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Intensive care unit alarms—How many do we need?*

Siebig, Sylvia MD; Kuhls, Silvia PhD; Imhoff, Michael MD, PhD; Gather, Ursula PhD; Schölmerich, Jürgen MD, PhD; Wrede, Christian E. MD, PhD

doi: 10.1097/CCM.0b013e3181cb0888
Clinical Investigations

Objective: To validate cardiovascular alarms in critically ill patients in an experimental setting by generating a database of physiologic data and clinical alarm annotations, and report the current rate of alarms and their clinical validity. Currently, monitoring of physiologic parameters in critically ill patients is performed by alarm systems with high sensitivity, but low specificity. As a consequence, a multitude of alarms with potentially negative impact on the quality of care is generated.

Design: Prospective, observational, clinical study.

Setting: Medical intensive care unit of a university hospital.

Data Source: Data from different medical intensive care unit patients were collected between January 2006 and May 2007.

Measurements and Main Results: Physiologic data at 1-sec intervals, monitor alarms, and alarm settings were extracted from the surveillance network. Video recordings were annotated with respect to alarm relevance and technical validity by an experienced physician. During 982 hrs of observation, 5934 alarms were annotated, corresponding to six alarms per hour. About 40% of all alarms did not correctly describe the patient condition and were classified as technically false; 68% of those were caused by manipulation. Only 885 (15%) of all alarms were considered clinically relevant. Most of the generated alarms were threshold alarms (70%) and were related to arterial blood pressure (45%).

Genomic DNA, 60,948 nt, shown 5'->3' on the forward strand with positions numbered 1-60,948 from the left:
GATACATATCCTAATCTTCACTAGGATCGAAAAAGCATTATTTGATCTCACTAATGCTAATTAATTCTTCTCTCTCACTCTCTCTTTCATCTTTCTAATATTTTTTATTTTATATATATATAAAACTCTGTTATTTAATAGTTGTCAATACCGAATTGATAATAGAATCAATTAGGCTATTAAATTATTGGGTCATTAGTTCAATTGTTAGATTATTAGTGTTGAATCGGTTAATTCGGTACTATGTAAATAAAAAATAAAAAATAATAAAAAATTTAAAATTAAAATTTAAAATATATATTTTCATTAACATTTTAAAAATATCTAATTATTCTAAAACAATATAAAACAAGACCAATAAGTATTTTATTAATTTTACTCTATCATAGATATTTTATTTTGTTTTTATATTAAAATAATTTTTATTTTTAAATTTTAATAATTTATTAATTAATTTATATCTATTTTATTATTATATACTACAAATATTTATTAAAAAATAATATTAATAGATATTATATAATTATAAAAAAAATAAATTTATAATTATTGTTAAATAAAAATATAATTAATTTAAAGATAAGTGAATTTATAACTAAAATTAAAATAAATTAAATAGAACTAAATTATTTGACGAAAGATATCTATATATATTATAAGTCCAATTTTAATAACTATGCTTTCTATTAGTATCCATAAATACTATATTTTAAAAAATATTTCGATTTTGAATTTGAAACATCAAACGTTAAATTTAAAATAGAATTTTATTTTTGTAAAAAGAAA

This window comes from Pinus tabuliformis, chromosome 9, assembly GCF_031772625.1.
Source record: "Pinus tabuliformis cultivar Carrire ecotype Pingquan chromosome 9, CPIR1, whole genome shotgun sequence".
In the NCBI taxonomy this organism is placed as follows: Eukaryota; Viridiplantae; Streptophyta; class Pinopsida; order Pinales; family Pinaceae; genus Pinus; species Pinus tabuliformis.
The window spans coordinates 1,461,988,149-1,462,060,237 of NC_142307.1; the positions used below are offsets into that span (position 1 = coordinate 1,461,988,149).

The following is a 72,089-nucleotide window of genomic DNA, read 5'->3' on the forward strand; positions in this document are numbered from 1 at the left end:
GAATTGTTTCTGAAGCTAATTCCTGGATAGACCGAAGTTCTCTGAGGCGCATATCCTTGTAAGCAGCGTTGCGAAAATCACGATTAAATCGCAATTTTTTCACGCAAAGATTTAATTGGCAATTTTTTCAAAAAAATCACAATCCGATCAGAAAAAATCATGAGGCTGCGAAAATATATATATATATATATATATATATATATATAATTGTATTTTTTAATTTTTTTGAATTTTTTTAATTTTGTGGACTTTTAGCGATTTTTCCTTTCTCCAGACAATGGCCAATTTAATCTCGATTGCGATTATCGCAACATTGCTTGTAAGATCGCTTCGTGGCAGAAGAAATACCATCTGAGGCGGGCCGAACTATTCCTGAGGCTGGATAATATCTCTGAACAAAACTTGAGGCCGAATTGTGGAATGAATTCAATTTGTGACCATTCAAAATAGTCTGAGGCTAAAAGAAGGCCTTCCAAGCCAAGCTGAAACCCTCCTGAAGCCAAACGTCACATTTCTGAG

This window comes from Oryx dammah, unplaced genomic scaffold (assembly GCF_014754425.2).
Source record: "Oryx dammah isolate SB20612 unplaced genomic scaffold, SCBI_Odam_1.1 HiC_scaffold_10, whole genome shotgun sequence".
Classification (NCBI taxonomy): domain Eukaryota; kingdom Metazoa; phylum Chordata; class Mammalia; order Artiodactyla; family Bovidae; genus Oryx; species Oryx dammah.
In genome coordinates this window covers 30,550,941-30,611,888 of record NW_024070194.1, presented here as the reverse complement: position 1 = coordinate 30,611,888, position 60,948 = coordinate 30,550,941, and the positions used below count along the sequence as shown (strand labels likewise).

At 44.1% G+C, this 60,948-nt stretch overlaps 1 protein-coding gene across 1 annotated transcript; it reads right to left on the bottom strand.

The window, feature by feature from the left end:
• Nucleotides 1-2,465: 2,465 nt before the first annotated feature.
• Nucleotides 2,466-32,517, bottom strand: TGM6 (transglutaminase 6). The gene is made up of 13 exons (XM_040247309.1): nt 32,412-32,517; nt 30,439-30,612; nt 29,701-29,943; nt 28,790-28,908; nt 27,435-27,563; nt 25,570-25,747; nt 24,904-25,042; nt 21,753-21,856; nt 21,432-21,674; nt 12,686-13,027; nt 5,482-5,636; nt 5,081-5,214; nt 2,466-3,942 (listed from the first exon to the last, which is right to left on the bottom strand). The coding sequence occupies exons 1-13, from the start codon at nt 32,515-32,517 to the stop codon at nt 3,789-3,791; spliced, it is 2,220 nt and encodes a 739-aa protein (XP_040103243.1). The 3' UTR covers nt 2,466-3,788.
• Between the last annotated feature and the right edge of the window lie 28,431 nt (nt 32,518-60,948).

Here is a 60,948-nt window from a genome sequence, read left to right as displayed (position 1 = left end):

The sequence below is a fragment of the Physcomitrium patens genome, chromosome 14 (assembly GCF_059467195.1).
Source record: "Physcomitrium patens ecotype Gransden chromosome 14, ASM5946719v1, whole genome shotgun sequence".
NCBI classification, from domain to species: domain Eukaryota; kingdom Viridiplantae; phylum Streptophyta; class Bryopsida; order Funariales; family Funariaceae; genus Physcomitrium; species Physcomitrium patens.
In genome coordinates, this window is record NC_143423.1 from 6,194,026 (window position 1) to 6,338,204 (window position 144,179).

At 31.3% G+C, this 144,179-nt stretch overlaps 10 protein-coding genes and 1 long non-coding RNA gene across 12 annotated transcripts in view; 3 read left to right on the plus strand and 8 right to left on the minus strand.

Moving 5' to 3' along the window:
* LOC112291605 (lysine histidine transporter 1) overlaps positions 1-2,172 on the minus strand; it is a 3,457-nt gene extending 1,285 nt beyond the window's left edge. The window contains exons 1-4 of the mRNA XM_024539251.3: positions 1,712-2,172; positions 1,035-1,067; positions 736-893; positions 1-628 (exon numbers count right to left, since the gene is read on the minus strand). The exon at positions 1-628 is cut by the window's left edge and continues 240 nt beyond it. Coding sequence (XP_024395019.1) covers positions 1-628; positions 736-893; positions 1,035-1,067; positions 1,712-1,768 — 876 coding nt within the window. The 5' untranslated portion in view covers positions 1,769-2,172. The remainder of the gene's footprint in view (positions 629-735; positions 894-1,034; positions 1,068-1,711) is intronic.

Conclusion: This study used a new approach of off-line, video-based physician annotations, showing that even with modern monitoring systems most alarms are not clinically relevant. As the majority of alarms are simple threshold alarms, statistical methods may be suitable to help reduce the number of false-positive alarms. Our study is also intended to develop a reference database of annotated monitoring alarms for further application to alarm algorithm research.

From the Department of Internal Medicine I (SS, JS, CEW), Hospital of the University of Regensburg, Regensburg, Germany; Department of Statistics (SK, UG), TU Dortmund University, Dortmund, Germany; Department of Medical Informatics (MI), Biometrics and Epidemiology, Ruhr-University, Bochum, Germany; and the Department of Emergency Medicine (CEW), Helios-Klinikum Berlin-Buch, Berlin, Germany.

This work was supported, in part, by the German Research Foundation (DFG) (Reduction of Complexity in Multivariate Data Structures, SFB 475).

Dr. Imhoff has received consulting honoraria from Draeger Medical and is a managing member of Boston MedTech Advisors Europe GmbH, a medical technology consulting firm. The remaining authors have not disclosed any potential conflicts of interest.

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© 2010 by the Society of Critical Care Medicine and Lippincott Williams & Wilkins